The History of Antique Star and Crescent Jewellery
Jewellery designers have long looked to the night sky for…
Earrings have been worn for thousands of years, not simply for adornment but to bestow meaning, status, and power. Antique drop earrings from the 17th to the 20th centuries are some of the most universally beloved, thanks in part to their sparkling diamonds, coloured gemstones and feminine forms.
Here, we delve into the history of antique drop earrings, including the glamorous girandoles of the 18th century and the many variations that swept through Victorian era jewellery. Below, we also share some modern iterations of drop earrings for those who prefer hints of the past with present-day styling.
In the early to mid-17th century, earrings were a symbol of upper-class power and poise. It was common to see courtly gentlemen adorned with a single pearl drop earring, akin to Sir Walter Raleigh and King Charles I.
By the 18th century, the Georgian era was dominated by the evolution of the drop earring – the girandole. Named for a type of candelabra, the classic girandole features three pear-shaped drops descending from a central stud motif, often floral or scroll-like. These earrings were well-suited to the swept-up, feminine hairstyles of the day, but they also sparkled perfectly in wax candlelight – an expensive means of lighting evening soirees reserved only for the rich.
Girandoles were worn for daytime and evening occasions, often requiring elaborate means of relieving their sheer weight on the ear; think ribbons, hooks and wires to create loops in the hairline. Discoveries of precious gemstones in South America during this century also added to the allure of sizeable drop earrings.
Later in the 18th century, girandoles gradually shifted towards the pendeloque earring style – an elongated single large drop, often with a bow motif, suspended from a gem-set stud element. In some cases, these earrings could skim the shoulders, demonstrating just how long and elaborate they could be. A simplified version of the pendeloque – a two stone drop earring – is certainly not uncommon today.
Girandoles and pendeloques continued well into the Victorian era. Foil-backed glass paste was commonly used instead of gemstones to create a bold look, but without the prohibitive cost.
Other antique drop earring styles emerged during the reign of Queen Victoria though, like slim sheets of gold decorated with the hand-stamping repoussé technique. These earrings were lighter, less expensive but no less eye-catching. Colourful gemstones also made an appearance in Victorian England, including stones from South America like aquamarine, amethyst and citrine.
Sparkling diamond or pearl drops were left to dangle within pear-shaped diamond halos in another common Victorian era design. These fell out of favour by the mid-19th century though and were replaced by simple studs… ear-obscuring hairstyles simply didn’t accommodate anything bigger.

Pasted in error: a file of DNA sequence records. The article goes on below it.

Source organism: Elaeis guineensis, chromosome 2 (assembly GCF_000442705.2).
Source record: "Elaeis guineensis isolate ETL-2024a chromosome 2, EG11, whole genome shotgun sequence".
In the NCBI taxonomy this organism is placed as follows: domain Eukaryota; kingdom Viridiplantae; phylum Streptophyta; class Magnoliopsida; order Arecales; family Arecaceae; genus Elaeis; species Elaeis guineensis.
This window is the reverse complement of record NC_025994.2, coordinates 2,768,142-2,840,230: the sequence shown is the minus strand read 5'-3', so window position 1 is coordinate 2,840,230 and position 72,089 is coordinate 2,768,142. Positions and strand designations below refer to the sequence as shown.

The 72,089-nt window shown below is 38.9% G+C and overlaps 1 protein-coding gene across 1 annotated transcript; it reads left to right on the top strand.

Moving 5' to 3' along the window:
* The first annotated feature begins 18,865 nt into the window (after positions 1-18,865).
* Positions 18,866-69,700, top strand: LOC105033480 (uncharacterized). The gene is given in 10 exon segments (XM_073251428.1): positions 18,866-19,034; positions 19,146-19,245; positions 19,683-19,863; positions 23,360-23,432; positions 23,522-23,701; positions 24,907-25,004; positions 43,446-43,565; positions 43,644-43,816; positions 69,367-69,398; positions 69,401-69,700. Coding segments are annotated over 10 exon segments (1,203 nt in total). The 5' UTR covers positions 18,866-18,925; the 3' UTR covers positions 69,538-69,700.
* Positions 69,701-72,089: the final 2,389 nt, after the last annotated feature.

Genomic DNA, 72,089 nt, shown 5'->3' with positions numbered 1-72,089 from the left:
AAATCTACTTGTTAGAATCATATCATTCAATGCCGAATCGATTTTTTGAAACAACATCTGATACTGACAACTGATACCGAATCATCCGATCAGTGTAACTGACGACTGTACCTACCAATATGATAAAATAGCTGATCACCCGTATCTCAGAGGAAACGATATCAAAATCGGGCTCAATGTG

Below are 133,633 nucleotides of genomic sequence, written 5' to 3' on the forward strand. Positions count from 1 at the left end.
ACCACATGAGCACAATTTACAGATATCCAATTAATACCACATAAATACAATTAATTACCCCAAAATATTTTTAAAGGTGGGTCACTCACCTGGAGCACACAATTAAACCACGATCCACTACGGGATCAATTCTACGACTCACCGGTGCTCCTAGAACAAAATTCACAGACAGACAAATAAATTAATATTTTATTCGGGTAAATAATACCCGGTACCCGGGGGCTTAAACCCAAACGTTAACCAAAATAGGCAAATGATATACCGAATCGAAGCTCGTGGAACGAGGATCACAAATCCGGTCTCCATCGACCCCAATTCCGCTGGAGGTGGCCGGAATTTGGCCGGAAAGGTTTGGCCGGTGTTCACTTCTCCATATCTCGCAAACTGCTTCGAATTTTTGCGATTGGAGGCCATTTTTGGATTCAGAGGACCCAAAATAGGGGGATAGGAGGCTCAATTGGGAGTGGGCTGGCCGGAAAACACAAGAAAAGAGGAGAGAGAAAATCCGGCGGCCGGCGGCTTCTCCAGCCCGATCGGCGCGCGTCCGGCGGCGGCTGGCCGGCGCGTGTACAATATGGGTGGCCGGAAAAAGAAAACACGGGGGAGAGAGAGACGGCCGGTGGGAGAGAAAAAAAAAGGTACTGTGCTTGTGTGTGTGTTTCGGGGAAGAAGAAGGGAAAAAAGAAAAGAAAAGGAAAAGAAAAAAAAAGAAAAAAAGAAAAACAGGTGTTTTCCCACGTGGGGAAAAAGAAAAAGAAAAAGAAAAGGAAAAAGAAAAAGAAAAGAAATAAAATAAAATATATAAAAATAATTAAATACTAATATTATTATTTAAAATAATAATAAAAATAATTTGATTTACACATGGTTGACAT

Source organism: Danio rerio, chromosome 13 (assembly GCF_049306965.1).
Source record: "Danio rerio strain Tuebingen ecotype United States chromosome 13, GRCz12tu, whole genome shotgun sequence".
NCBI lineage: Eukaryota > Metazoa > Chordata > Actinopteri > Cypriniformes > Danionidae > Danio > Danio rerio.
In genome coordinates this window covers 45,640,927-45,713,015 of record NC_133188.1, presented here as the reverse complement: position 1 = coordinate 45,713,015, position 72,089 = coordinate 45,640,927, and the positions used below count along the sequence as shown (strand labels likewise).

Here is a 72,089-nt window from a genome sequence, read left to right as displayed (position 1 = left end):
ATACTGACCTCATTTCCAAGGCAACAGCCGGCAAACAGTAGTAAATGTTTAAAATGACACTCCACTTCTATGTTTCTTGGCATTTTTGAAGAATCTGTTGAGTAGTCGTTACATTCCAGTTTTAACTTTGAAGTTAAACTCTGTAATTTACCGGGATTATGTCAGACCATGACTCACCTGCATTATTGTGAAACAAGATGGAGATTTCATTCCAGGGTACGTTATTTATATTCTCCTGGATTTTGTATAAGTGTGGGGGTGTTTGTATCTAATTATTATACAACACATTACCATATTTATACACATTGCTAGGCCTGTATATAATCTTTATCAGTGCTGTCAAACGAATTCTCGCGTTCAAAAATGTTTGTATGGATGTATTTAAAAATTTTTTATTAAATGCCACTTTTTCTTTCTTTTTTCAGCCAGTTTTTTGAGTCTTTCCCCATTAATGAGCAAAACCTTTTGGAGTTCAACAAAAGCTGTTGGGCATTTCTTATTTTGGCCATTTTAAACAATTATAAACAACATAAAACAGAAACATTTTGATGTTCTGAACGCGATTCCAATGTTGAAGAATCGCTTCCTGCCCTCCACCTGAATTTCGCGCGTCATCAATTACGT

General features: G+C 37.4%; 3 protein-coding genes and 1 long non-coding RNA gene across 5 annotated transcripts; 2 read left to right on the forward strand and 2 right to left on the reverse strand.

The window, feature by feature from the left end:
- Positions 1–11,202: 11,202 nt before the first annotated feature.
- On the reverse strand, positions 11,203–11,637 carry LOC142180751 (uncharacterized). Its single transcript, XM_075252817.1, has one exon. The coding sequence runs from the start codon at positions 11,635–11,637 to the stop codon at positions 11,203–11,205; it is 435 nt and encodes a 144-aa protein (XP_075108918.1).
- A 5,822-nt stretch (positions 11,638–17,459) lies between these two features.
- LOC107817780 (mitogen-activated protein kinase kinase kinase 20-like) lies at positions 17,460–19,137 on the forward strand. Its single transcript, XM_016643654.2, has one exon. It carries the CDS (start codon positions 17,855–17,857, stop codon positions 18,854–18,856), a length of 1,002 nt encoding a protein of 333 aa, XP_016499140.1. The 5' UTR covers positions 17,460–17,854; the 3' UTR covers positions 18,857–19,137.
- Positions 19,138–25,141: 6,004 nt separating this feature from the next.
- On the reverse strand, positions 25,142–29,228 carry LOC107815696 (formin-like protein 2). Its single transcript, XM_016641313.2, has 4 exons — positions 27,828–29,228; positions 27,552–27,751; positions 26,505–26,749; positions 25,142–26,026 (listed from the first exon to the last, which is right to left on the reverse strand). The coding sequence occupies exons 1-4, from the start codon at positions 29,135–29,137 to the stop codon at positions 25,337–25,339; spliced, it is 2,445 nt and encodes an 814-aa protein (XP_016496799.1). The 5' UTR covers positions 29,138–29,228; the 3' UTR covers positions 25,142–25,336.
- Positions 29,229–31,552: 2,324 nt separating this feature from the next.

The Victorian era also introduced some more unusual antique drop earring designs. Cameos and intaglios enjoyed a resurgence, largely due to the miraculous archaeological finds that inspired an artistic revisiting of ancient cultures, as did gold filigree. Inspired by the Etruscan civilisation (6th century BCE), Victorian women wore small gold hoops and yellow gold drops with hard stones, engraving and even micro-mosaics.
Another notable design element of the time was golden, needle-like fringing on drop earrings. You would be forgiven for thinking surviving antique drop earrings with fringe detail are from the Renaissance, or even earlier. However, these Victorian antique drop earring designs are very indicative of their period and the sentimentality of the people who lived at the time.
As the Victorian era made way for the Edwardian era (known as Belle Époque throughout the rest of Europe), plentiful diamonds from South Africa led to radiant cluster designs, where big bold coloured gems were surrounded by diamonds.
By the Art Deco era of the 1920 and 1930s, long earrings were back in a big way. Women of this era were not restricted by long, elaborate hairstyles, and their short bobs could spotlight chunky hoops and long drops with equal splendour.
The wartime requirement for platinum in the 1940s ensured a yellow gold revival, albeit with restrictions. Recycling older jewellery was the order of the day, stripping away the geometry of the preceding decade for something a little more classical and feminine.
From the 1950s, earrings have been free to take whatever form the designer chooses. From simple diamond studs to extravagant coloured gemstone chandelier earrings, there is nothing off the table. With such freedom of expression, earrings are bound to be some of the most personal and personality-driven items in your jewellery box.
Discover our antique drop earring collection, here.
For further information about any of the antique jewellery and vintage jewellery pieces in our collection, please contact us.
Main Image: Antique Drop Earrings with Pearls and Diamonds, Circa 1880.